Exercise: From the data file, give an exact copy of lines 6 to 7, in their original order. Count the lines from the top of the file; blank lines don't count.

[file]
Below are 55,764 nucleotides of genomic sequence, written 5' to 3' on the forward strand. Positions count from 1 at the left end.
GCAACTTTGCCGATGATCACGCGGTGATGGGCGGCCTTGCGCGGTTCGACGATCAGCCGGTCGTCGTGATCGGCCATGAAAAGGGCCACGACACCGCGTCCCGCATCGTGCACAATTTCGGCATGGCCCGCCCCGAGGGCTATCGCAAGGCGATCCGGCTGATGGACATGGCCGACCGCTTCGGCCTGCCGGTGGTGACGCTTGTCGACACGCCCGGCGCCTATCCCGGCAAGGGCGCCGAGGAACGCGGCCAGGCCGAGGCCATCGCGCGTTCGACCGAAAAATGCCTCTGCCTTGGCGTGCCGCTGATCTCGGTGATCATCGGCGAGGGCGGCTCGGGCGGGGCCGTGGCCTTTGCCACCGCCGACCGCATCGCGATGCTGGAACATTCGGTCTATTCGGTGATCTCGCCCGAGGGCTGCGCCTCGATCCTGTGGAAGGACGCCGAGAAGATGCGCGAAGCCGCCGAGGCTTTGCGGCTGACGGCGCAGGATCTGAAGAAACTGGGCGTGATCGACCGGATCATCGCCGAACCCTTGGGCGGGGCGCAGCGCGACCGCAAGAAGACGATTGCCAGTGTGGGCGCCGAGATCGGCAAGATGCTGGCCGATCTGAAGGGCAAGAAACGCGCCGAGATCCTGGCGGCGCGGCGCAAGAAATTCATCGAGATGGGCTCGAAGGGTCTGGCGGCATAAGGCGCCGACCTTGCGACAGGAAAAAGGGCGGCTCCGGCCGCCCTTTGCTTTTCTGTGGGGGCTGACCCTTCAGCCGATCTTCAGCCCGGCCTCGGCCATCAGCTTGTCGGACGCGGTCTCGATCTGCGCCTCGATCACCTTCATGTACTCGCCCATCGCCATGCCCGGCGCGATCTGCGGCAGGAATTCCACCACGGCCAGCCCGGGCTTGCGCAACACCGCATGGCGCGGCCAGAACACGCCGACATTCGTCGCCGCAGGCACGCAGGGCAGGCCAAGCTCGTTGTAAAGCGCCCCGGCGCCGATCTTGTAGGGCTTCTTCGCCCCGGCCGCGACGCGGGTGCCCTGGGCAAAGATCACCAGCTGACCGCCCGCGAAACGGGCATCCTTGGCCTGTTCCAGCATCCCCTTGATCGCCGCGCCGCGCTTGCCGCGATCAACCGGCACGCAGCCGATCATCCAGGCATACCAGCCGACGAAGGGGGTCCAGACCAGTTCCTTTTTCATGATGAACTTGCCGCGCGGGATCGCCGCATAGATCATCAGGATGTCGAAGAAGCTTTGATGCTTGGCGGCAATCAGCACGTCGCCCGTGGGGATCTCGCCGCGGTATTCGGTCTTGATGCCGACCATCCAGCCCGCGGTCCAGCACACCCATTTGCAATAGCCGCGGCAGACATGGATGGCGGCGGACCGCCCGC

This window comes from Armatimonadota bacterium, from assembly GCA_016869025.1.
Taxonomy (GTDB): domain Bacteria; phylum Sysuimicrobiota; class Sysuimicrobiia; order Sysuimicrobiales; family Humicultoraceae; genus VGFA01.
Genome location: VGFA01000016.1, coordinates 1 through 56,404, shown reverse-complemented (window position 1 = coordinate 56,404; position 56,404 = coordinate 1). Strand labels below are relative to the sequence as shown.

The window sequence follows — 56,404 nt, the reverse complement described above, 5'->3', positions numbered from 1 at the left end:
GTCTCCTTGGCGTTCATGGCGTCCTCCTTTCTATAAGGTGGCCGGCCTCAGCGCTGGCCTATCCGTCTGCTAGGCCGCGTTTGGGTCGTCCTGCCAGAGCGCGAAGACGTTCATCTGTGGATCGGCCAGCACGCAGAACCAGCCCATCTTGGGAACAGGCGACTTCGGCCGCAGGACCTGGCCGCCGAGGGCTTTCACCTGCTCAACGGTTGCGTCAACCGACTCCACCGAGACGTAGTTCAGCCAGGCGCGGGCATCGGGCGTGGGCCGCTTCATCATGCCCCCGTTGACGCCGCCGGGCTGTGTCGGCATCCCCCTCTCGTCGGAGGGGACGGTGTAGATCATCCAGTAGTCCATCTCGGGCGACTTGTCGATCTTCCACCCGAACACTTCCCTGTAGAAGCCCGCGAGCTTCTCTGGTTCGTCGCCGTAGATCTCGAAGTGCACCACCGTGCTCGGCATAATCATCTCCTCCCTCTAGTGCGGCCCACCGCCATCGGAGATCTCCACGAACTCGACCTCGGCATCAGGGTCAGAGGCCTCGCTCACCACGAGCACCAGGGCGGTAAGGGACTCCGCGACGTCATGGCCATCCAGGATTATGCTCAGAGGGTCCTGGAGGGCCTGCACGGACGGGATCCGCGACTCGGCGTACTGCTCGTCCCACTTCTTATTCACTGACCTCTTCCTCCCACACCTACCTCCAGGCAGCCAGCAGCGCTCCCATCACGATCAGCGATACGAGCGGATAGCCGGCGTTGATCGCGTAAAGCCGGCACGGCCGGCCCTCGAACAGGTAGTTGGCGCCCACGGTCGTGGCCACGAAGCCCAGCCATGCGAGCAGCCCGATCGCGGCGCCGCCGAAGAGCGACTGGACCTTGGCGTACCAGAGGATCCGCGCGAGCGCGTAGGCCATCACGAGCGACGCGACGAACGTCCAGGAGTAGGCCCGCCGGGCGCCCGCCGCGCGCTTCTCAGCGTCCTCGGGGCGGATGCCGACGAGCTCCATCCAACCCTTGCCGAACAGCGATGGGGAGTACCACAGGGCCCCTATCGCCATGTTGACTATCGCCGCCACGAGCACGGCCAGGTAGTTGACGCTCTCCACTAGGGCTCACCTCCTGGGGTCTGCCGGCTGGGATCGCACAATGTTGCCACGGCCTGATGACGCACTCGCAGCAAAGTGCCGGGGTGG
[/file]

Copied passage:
The window sequence follows — 56,404 nt, the reverse complement described above, 5'->3', positions numbered from 1 at the left end:
GTCTCCTTGGCGTTCATGGCGTCCTCCTTTCTATAAGGTGGCCGGCCTCAGCGCTGGCCTATCCGTCTGCTAGGCCGCGTTTGGGTCGTCCTGCCAGAGCGCGAAGACGTTCATCTGTGGATCGGCCAGCACGCAGAACCAGCCCATCTTGGGAACAGGCGACTTCGGCCGCAGGACCTGGCCGCCGAGGGCTTTCACCTGCTCAACGGTTGCGTCAACCGACTCCACCGAGACGTAGTTCAGCCAGGCGCGGGCATCGGGCGTGGGCCGCTTCATCATGCCCCCGTTGACGCCGCCGGGCTGTGTCGGCATCCCCCTCTCGTCGGAGGGGACGGTGTAGATCATCCAGTAGTCCATCTCGGGCGACTTGTCGATCTTCCACCCGAACACTTCCCTGTAGAAGCCCGCGAGCTTCTCTGGTTCGTCGCCGTAGATCTCGAAGTGCACCACCGTGCTCGGCATAATCATCTCCTCCCTCTAGTGCGGCCCACCGCCATCGGAGATCTCCACGAACTCGACCTCGGCATCAGGGTCAGAGGCCTCGCTCACCACGAGCACCAGGGCGGTAAGGGACTCCGCGACGTCATGGCCATCCAGGATTATGCTCAGAGGGTCCTGGAGGGCCTGCACGGACGGGATCCGCGACTCGGCGTACTGCTCGTCCCACTTCTTATTCACTGACCTCTTCCTCCCACACCTACCTCCAGGCAGCCAGCAGCGCTCCCATCACGATCAGCGATACGAGCGGATAGCCGGCGTTGATCGCGTAAAGCCGGCACGGCCGGCCCTCGAACAGGTAGTTGGCGCCCACGGTCGTGGCCACGAAGCCCAGCCATGCGAGCAGCCCGATCGCGGCGCCGCCGAAGAGCGACTGGACCTTGGCGTACCAGAGGATCCGCGCGAGCGCGTAGGCCATCACGAGCGACGCGACGAACGTCCAGGAGTAGGCCCGCCGGGCGCCCGCCGCGCGCTTCTCAGCGTCCTCGGGGCGGATGCCGACGAGCTCCATCCAACCCTTGCCGAACAGCGATGGGGAGTACCACAGGGCCCCTATCGCCATGTTGACTATCGCCGCCACGAGCACGGCCAGGTAGTTGACGCTCTCCACTAGGGCTCACCTCCTGGGGTCTGCCGGCTGGGATCGCACAATGTTGCCACGGCCTGATGACGCACTCGCAGCAAAGTGCCGGGGTGG